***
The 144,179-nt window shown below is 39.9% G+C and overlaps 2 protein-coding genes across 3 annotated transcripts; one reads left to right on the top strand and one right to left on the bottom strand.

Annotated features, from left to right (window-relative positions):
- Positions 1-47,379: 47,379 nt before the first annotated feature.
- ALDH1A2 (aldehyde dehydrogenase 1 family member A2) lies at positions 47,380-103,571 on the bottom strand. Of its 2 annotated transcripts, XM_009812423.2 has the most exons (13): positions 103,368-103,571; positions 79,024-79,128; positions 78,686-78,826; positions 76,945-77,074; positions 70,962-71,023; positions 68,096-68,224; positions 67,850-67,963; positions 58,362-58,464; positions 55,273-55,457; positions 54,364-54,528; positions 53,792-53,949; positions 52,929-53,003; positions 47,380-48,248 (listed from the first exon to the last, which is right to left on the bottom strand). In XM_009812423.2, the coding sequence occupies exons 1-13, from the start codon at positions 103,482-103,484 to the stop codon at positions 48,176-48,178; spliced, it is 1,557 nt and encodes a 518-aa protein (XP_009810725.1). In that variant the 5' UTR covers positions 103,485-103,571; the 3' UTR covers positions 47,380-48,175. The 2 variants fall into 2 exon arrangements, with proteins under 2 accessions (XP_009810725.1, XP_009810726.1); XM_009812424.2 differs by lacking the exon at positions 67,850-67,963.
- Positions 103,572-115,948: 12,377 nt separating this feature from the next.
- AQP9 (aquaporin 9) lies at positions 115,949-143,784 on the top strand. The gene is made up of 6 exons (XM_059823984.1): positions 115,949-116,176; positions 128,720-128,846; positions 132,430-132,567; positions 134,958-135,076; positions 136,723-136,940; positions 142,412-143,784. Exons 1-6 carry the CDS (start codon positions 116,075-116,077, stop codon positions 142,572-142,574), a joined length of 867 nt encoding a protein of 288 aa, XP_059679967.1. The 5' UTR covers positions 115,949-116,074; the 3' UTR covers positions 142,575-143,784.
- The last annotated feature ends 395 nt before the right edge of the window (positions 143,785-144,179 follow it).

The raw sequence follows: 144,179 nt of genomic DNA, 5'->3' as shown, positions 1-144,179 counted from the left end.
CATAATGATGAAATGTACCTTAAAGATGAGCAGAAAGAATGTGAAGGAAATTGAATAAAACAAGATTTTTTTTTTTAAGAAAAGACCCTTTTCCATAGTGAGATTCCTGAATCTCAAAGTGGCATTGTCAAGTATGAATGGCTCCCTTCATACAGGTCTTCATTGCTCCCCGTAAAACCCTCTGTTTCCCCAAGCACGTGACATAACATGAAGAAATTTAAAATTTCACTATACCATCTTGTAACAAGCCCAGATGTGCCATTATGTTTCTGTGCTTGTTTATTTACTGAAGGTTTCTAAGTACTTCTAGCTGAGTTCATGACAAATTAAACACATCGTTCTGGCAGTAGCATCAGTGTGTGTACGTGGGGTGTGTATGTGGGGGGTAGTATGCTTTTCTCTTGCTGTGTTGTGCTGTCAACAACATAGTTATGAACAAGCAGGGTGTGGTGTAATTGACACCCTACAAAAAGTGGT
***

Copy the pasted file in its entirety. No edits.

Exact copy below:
The 144,179-nt window shown below is 39.9% G+C and overlaps 2 protein-coding genes across 3 annotated transcripts; one reads left to right on the top strand and one right to left on the bottom strand.

Annotated features, from left to right (window-relative positions):
- Positions 1-47,379: 47,379 nt before the first annotated feature.
- ALDH1A2 (aldehyde dehydrogenase 1 family member A2) lies at positions 47,380-103,571 on the bottom strand. Of its 2 annotated transcripts, XM_009812423.2 has the most exons (13): positions 103,368-103,571; positions 79,024-79,128; positions 78,686-78,826; positions 76,945-77,074; positions 70,962-71,023; positions 68,096-68,224; positions 67,850-67,963; positions 58,362-58,464; positions 55,273-55,457; positions 54,364-54,528; positions 53,792-53,949; positions 52,929-53,003; positions 47,380-48,248 (listed from the first exon to the last, which is right to left on the bottom strand). In XM_009812423.2, the coding sequence occupies exons 1-13, from the start codon at positions 103,482-103,484 to the stop codon at positions 48,176-48,178; spliced, it is 1,557 nt and encodes a 518-aa protein (XP_009810725.1). In that variant the 5' UTR covers positions 103,485-103,571; the 3' UTR covers positions 47,380-48,175. The 2 variants fall into 2 exon arrangements, with proteins under 2 accessions (XP_009810725.1, XP_009810726.1); XM_009812424.2 differs by lacking the exon at positions 67,850-67,963.
- Positions 103,572-115,948: 12,377 nt separating this feature from the next.
- AQP9 (aquaporin 9) lies at positions 115,949-143,784 on the top strand. The gene is made up of 6 exons (XM_059823984.1): positions 115,949-116,176; positions 128,720-128,846; positions 132,430-132,567; positions 134,958-135,076; positions 136,723-136,940; positions 142,412-143,784. Exons 1-6 carry the CDS (start codon positions 116,075-116,077, stop codon positions 142,572-142,574), a joined length of 867 nt encoding a protein of 288 aa, XP_059679967.1. The 5' UTR covers positions 115,949-116,074; the 3' UTR covers positions 142,575-143,784.
- The last annotated feature ends 395 nt before the right edge of the window (positions 143,785-144,179 follow it).

The raw sequence follows: 144,179 nt of genomic DNA, 5'->3' as shown, positions 1-144,179 counted from the left end.
CATAATGATGAAATGTACCTTAAAGATGAGCAGAAAGAATGTGAAGGAAATTGAATAAAACAAGATTTTTTTTTTTAAGAAAAGACCCTTTTCCATAGTGAGATTCCTGAATCTCAAAGTGGCATTGTCAAGTATGAATGGCTCCCTTCATACAGGTCTTCATTGCTCCCCGTAAAACCCTCTGTTTCCCCAAGCACGTGACATAACATGAAGAAATTTAAAATTTCACTATACCATCTTGTAACAAGCCCAGATGTGCCATTATGTTTCTGTGCTTGTTTATTTACTGAAGGTTTCTAAGTACTTCTAGCTGAGTTCATGACAAATTAAACACATCGTTCTGGCAGTAGCATCAGTGTGTGTACGTGGGGTGTGTATGTGGGGGGTAGTATGCTTTTCTCTTGCTGTGTTGTGCTGTCAACAACATAGTTATGAACAAGCAGGGTGTGGTGTAATTGACACCCTACAAAAAGTGGT